Scooby puts on Velma's glasses to get a better look at the chains, but this makes no sense. From the dialogue whenever Velma loses her glasses ("My glasses! I can't see a thing without them!") at least implies that she is severly myopic (near-sighted). This may seem irrelivant, but perscriptions for people with myopia make things appear smaller! If he wanted to get a better look, he would have been screwed over using Velma's glasses!
Shaggy sends a balloon up with a Scooby Snack tied to it for Scooby in this episode. So, where'd the helium come from? And wouldn't a Scooby Snack weigh the balloon down?
This episode marks two times that Scooby has on Velma's glasses. In "Decoy For A Dognapper," a bat plucks them from Velma's face and drops them on Scooby. Here, Scooby takes Velma's glasses (she's chained to a log on which she and Scooby are making a getaway) to get a closer look at the dynamite pursuing them.
When Scoob tried to throw the water on the snow ghost; if it would have froze that quickly it would have frozen in the bucket, not when Scooby tried to throw it at the snow ghost.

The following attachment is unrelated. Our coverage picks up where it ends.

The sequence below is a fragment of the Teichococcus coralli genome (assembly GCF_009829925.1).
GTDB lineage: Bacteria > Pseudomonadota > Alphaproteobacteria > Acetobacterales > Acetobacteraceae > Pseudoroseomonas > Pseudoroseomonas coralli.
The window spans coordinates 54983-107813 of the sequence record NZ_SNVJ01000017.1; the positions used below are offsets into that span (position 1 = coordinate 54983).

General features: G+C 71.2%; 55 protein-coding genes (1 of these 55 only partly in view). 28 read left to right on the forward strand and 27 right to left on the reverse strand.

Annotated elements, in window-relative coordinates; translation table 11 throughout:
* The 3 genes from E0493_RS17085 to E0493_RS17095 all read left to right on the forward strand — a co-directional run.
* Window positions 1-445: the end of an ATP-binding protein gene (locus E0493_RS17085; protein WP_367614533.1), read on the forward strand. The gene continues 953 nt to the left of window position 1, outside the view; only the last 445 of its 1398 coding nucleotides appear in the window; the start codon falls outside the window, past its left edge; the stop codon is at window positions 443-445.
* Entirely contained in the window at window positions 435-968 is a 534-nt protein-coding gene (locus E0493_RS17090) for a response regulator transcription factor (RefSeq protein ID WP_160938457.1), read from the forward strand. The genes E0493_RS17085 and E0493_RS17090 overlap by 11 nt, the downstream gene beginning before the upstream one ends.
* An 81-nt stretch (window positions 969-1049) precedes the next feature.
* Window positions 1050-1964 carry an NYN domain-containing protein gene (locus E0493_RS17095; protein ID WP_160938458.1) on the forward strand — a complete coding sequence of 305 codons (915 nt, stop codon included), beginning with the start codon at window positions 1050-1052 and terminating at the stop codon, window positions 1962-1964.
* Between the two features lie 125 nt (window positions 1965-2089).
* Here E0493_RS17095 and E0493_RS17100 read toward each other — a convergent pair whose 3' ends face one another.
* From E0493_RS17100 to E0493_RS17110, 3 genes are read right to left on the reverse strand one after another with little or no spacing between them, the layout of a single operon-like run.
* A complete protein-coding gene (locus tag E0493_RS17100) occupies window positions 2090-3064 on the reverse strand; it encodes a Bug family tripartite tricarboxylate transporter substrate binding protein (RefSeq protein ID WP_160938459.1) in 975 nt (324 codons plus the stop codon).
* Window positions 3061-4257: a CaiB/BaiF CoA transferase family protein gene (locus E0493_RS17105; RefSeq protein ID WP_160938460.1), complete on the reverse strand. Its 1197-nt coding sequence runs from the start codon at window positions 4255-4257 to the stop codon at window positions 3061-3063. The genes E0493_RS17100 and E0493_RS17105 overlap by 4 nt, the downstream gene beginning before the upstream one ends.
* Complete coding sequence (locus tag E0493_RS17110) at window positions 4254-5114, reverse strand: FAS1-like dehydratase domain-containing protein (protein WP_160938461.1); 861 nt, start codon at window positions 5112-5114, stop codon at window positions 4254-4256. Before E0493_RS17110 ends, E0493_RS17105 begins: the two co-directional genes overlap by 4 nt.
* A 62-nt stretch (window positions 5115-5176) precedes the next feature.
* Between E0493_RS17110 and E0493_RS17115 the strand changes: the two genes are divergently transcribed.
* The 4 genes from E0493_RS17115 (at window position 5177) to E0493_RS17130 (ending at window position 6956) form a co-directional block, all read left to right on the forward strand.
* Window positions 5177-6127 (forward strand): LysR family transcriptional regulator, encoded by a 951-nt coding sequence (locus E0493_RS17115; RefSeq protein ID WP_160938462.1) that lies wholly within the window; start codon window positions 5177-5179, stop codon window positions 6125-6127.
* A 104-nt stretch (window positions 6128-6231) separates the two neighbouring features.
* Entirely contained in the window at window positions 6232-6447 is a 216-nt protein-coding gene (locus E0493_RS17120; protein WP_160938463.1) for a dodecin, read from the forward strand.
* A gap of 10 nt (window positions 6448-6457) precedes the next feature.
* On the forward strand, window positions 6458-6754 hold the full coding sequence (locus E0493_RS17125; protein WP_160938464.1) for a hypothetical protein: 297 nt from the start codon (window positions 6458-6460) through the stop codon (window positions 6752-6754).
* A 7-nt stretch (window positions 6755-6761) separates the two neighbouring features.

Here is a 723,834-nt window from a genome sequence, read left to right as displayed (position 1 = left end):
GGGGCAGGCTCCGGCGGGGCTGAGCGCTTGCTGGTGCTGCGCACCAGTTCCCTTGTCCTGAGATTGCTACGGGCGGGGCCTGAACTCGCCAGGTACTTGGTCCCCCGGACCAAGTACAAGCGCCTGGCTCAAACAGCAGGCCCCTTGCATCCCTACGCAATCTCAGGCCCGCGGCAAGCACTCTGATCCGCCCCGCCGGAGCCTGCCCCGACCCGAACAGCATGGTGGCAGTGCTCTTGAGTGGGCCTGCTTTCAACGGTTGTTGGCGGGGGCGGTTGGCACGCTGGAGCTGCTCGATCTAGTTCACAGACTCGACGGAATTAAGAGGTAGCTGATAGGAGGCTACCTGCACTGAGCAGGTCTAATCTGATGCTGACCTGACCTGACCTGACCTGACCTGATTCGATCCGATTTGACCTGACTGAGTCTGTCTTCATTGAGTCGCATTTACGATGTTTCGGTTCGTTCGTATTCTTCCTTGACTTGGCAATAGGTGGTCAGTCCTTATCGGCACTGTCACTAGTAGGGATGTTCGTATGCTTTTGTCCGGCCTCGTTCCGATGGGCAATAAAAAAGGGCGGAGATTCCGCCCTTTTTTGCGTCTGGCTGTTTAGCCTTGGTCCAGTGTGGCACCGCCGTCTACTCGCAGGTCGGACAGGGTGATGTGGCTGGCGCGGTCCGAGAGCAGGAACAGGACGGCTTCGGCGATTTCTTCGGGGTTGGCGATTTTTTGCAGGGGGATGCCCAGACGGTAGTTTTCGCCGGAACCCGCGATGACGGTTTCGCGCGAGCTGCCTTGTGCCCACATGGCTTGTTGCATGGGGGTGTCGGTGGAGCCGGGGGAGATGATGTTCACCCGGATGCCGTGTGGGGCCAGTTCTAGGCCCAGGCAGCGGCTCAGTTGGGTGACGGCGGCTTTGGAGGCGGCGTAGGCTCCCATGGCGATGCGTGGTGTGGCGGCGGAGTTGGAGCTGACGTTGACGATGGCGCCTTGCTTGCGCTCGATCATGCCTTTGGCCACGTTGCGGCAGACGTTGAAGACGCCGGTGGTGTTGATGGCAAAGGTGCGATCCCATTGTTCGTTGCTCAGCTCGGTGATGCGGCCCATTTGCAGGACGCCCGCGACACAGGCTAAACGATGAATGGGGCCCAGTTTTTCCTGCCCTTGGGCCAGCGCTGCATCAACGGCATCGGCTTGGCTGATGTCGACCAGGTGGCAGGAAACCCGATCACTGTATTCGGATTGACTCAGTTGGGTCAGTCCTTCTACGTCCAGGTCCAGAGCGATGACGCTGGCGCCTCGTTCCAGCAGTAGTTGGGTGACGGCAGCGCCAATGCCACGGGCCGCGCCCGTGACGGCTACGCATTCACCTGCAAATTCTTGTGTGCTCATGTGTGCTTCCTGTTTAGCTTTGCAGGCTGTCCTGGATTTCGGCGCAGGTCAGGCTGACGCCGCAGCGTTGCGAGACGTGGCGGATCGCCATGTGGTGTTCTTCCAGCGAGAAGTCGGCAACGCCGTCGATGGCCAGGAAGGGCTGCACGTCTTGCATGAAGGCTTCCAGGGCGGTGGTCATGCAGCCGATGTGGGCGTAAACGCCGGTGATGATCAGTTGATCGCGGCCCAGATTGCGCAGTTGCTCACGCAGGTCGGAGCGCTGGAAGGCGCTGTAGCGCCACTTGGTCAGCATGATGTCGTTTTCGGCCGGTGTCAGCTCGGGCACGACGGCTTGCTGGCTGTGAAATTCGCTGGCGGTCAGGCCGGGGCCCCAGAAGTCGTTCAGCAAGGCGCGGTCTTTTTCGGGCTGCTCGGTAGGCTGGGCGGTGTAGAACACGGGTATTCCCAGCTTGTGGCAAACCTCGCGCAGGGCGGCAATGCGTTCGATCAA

When the log with the dynamite fell in the water the lit dynamite should have been put out.
Mr. Greenway: Welcome to Wolf's End Lodge. (laughs) We have all the comforts of home!
Shaggy: Yeah? Whose home? Dracula's?
Culprits: Mr. Greenway and Mr. Leech
Reason: He and his partner used Fu-lan Chi's story of the Snow Ghost as a cover for their jewel smuggling operation.
Adapted into the comic book story of the same name (Gold Key issue #5, March 1971). Also made into a Viewmaster disc.
The final episode of Stefanianna Christopherson doing the voice of Daphne.
The Snow Ghost is similar to the Ice Demon in A Pup Named Scooby-Doo's episode, "Snow Place Like Home".